Needless to say, these were very unusual experiences. They were both spiritual and awkward, simultaneously moving but bizarre. A thousand questions were occurring to me that I would never otherwise have occasion to think about. Do we recite the ritual language, along with everyone else? Or do we stay silent? Or do we merely omit the theologically-incorrect phrases? Do we lightly bow to the Crucifix as we approach our seats, just as Father Hans just did? How do we refuse the chalice of sacramental wine when it is offered to us? (One naive elder almost took a swig, until I stopped him). What will the parishoners think if we do? Or if we don’t? What do they make of Mormon missionaries co-officiating in their services to begin with?

But there are even deeper questions to ponder. Is it appropriate for priesthood holders of God’s “true church” to be co-officiating in a Catholic Mass, complete with sacrament service? Even though we didn’t bless or pass the sacrament, we appeared to be endorsing an “apostate” ordinance. Were we using our priesthood inappropriately to jointly preside over the service? (Hans was adamant that we were “conducting” with him). Or were we, by definition, not really exercising our “priesthood” at all (which is how we saw things)? Then again, if we were introduced as representatives of Christ by Hans to his followers, does it even make conceptual sense to divorce our “priesthood” role from our “representative of Christ” role? I actually discussed some of these questions at length with Hans prior to the first Mass. He insisted that he saw us as his equals in our capacities to represent the Lord. I told him that we could not reciprocate the compliment, given our views on priesthood authority. He understood, and said he didn’t care.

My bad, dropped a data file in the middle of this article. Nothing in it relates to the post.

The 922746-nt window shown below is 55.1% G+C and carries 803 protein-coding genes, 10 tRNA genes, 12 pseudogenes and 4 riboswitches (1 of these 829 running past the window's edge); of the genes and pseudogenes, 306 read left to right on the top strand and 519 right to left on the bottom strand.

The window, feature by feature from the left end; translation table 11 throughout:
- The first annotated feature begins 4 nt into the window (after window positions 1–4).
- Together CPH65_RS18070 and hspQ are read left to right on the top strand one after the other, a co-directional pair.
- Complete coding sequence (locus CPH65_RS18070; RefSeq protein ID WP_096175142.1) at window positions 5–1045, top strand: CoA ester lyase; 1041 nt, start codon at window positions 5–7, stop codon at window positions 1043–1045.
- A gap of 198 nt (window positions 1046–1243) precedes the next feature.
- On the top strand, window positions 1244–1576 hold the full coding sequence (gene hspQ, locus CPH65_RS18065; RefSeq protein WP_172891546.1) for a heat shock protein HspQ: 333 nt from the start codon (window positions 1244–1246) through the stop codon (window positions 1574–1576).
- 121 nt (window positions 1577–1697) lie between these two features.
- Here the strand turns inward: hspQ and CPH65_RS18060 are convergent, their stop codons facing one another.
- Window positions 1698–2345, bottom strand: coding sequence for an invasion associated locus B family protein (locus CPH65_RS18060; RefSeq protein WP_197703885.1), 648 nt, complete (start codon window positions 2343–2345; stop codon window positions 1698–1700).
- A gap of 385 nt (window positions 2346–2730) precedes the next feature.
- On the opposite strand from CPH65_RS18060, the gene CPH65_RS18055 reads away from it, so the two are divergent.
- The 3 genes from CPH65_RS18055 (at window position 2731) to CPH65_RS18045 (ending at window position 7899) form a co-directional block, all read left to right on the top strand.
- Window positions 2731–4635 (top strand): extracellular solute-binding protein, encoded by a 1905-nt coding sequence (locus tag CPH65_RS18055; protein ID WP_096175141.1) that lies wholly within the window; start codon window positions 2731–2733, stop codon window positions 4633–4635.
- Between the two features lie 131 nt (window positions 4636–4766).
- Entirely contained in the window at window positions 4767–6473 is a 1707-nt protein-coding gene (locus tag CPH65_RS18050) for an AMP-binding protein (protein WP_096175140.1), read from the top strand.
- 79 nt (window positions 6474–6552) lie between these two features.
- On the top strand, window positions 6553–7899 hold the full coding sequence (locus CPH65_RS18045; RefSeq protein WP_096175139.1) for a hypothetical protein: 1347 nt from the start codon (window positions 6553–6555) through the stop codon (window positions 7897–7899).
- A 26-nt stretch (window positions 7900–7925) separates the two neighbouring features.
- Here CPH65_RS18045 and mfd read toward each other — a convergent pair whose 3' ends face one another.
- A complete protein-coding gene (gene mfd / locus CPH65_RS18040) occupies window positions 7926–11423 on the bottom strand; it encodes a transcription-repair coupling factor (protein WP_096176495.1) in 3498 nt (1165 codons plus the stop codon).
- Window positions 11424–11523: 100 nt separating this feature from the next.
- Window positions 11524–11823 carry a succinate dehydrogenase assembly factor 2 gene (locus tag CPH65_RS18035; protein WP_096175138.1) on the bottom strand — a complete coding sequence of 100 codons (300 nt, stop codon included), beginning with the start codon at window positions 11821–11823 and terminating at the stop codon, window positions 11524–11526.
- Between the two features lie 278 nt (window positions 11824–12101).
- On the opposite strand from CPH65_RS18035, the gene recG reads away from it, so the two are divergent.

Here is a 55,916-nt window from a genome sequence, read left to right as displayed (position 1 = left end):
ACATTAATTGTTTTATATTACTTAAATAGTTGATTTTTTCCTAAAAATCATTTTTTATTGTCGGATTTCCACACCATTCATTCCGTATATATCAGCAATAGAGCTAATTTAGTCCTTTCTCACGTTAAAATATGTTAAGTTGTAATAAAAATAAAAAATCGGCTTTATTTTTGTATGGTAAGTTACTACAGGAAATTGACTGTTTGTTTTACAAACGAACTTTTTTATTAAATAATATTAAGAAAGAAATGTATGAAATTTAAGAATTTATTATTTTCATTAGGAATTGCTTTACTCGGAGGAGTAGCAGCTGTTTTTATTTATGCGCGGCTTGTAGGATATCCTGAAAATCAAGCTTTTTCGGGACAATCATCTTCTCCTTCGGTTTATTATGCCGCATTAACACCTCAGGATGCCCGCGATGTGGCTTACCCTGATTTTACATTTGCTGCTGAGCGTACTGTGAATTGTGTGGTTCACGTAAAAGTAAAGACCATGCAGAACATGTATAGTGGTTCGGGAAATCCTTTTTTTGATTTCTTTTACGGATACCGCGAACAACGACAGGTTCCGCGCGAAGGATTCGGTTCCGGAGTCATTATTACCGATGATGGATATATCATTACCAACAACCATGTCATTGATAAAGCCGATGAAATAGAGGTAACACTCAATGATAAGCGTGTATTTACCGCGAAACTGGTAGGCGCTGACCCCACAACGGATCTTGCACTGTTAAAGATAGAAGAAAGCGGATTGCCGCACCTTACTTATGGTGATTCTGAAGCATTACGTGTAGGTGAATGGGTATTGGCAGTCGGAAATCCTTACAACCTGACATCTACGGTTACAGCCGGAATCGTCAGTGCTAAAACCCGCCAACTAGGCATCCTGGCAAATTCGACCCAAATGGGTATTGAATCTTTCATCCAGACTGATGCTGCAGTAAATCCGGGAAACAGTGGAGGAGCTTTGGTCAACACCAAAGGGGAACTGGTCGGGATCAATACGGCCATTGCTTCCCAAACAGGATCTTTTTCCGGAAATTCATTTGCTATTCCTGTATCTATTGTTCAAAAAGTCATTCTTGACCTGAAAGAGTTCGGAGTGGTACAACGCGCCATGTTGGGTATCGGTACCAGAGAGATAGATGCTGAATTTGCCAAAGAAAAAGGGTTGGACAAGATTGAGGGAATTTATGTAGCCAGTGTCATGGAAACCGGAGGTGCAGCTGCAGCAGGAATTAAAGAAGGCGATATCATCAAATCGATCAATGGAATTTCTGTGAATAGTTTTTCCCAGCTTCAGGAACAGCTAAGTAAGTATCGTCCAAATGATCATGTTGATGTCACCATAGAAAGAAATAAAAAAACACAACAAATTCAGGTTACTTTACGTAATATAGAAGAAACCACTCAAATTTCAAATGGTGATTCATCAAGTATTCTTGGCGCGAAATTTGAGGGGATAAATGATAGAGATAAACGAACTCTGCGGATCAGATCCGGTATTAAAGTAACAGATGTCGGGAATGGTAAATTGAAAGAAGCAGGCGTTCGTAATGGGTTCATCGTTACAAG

So what does everyone make of all this? Maybe it’s time for President Hinkley to issue an encyclical and help me out.

Aaron B


  1. “I must confess I don’t see Father Hans’ surreptitious use of the Book of Mormon or D&C as anything to get worked up about.”

    Nor do I. Father Hans can do whatever he wants, and act however he feels he must with regard to his flock.

  2. Aaron,

    I don’t know — this whole arrangement sounds very sinful to me. Now go say two Hail Mary’s and an Act of Contrition.


  3. Aaron,

    The point I see as most confusing is that it gives an impression of the Church that is not entirely correct — that we implicitly approve of worship in the form Father Hans is performing. While from Hans’ perspective, it’s a sharing of experiences and different spiritual insights, I wonder what the congregation must be thinking, and I wonder what concept of LDS doctrine they must have.

    Ultimately, any of those parishoners who wanted to learn more about the LDS church would have to undergo a significant rewiring about how they perceive our religion, I think. Maybe I’m wrong — what did you think?

  4. Aaron:

    IMO, I think its great. Building on Common beliefs? Seems like Ammon agreed to serve for a long time…perhaps he lucked out re: sheep duty & didn’t have to do the “clean the pagan temple” duty.

    However, be careful abou tthe non “explicit” references. As previously noted in the Bloggernacle,